Jesus has finished ministering to the crowd. Determined to get some alone time with the Father, He tells the disciples to go to back to the other side of the lake without Him, so He can spend time in prayer.
“Immediately Jesus made the disciples get into the boat and go on ahead of him to the other side, while he dismissed the crowd. After he had dismissed them, he went up on a mountainside by himself to pray.”
Now He is finally alone. Jesus can finally have some personal time with the Father. One might have therefore expected that He would spend the full night in prayer, and perhaps the next day walk back, taking the same overland route the crowd had taken. Yet, “When evening came, he was there alone, but the boat was already a considerable distance from land, buffeted by the waves because the wind was against it.”
Mark notes that Jesus saw His disciples struggling from His vantage point on the mountain; “He saw the disciples straining at the oars, because the wind was against them.” The disciples would be in a small fishing boat. Such boats were meant to be rowed out and back – they were not sailing ships. Of course, rowing when the wind is against you is a challenge. When the wind is producing strong waves it is more than a challenge – it can be a life-threatening situation. Matthew’s use of language (translated in English as “buffeted”, “battered” or “beaten”) conveys the degree of difficulty the disciples are finding themselves in.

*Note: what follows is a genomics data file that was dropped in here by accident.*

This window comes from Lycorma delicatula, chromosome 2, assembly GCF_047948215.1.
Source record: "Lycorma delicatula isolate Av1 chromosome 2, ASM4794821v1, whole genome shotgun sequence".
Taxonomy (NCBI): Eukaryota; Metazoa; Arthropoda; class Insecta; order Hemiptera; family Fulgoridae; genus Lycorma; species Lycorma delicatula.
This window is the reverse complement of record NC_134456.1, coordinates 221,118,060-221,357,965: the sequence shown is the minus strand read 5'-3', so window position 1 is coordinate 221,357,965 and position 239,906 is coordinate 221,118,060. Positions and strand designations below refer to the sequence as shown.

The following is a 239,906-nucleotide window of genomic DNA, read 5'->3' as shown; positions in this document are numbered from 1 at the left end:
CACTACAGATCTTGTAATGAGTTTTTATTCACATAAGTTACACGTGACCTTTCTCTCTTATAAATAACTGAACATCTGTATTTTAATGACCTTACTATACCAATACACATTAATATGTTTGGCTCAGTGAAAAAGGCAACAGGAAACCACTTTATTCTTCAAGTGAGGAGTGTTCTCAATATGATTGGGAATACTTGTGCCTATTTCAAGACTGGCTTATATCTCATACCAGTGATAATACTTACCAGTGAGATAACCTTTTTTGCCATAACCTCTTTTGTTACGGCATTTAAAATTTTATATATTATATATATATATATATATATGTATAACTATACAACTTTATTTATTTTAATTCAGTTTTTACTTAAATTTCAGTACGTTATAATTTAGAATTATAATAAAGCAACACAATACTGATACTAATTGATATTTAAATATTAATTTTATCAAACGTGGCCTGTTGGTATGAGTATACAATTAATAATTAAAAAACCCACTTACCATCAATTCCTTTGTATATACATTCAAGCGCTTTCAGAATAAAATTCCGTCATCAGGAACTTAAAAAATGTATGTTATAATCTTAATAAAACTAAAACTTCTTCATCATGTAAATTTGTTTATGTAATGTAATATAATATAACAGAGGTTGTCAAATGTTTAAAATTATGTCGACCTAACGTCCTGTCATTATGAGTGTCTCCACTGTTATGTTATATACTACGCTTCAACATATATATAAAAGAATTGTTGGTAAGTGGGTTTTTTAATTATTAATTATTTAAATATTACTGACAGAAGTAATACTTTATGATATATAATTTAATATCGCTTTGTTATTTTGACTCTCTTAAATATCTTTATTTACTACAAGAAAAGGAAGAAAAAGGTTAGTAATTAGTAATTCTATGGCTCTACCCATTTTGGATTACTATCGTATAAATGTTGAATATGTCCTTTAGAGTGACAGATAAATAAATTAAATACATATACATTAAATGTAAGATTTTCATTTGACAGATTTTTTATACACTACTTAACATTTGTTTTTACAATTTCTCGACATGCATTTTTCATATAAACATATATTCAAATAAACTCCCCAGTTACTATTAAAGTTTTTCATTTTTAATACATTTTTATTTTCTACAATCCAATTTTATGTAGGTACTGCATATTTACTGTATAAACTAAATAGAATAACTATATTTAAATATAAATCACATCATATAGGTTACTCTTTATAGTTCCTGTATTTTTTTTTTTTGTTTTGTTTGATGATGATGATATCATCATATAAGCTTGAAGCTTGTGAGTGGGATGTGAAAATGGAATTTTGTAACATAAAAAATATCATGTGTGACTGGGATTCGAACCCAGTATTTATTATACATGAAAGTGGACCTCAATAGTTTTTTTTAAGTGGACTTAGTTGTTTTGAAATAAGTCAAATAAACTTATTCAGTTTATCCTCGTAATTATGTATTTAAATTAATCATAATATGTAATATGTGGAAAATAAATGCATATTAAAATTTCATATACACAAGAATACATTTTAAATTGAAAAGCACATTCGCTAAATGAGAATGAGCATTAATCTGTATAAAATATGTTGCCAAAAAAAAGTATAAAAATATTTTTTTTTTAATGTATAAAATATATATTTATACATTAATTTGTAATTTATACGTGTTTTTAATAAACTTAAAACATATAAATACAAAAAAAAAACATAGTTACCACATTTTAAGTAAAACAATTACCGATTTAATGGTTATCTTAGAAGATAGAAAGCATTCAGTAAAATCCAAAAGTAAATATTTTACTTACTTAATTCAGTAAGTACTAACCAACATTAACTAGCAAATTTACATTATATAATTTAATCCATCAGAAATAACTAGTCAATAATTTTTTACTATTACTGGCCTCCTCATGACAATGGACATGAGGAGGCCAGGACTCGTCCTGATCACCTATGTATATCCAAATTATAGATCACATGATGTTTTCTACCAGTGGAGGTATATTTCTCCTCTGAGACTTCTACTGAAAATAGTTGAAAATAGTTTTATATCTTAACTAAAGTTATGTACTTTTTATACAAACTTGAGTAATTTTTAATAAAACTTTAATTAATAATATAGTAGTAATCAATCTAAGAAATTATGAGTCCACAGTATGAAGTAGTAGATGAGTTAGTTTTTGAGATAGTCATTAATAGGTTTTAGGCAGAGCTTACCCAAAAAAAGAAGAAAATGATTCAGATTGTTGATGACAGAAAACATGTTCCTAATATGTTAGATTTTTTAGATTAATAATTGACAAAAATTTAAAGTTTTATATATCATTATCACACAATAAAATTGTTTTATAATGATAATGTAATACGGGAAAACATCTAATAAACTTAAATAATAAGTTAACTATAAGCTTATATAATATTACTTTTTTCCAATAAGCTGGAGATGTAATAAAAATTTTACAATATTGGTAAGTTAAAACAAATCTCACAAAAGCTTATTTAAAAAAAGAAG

The reader immediately wants to know the rest of the story, and our eyes tend to jump to how Jesus responds. But there is profit in pausing here and considering what it was like for the men in the boat, because there are similar times in every disciple’s life. Times when – as a direct result of obedience to God’s explicit instruction – you find yourself being assaulted by circumstance. This is what our spiritual forefathers called the “dark night of the soul”, when in your face is nothing by elemental opposition. Just as for the disciples, both wind and water fought to hold them back. It is a time to be guided by God’s prior Word. A time to push forward by the strength only our passion to obey can muster, for we are acutely aware that God seems far off. Just as the disciples would be keenly aware that Jesus was not in the same boat.
Yet God does see. God does notice, and God does care.
Jesus does not wait till morning to rejoin them. In His mercy to them and in the power of the Spirit, Jesus goes out to them while they are still on the water. He does not even wait till dawn to supernaturally rescue them, “During the fourth watch of the night Jesus went out to them, walking on the lake.” Our God is ever on watch for us. Even in the midst of His communion with the Father, Jesus has His eye on us!
The hand that upholds the, sun in the heavens guides the sparrow in its fall to the ground.Thomas Robinson
The Lord is our shepherd. A very real help in time of need.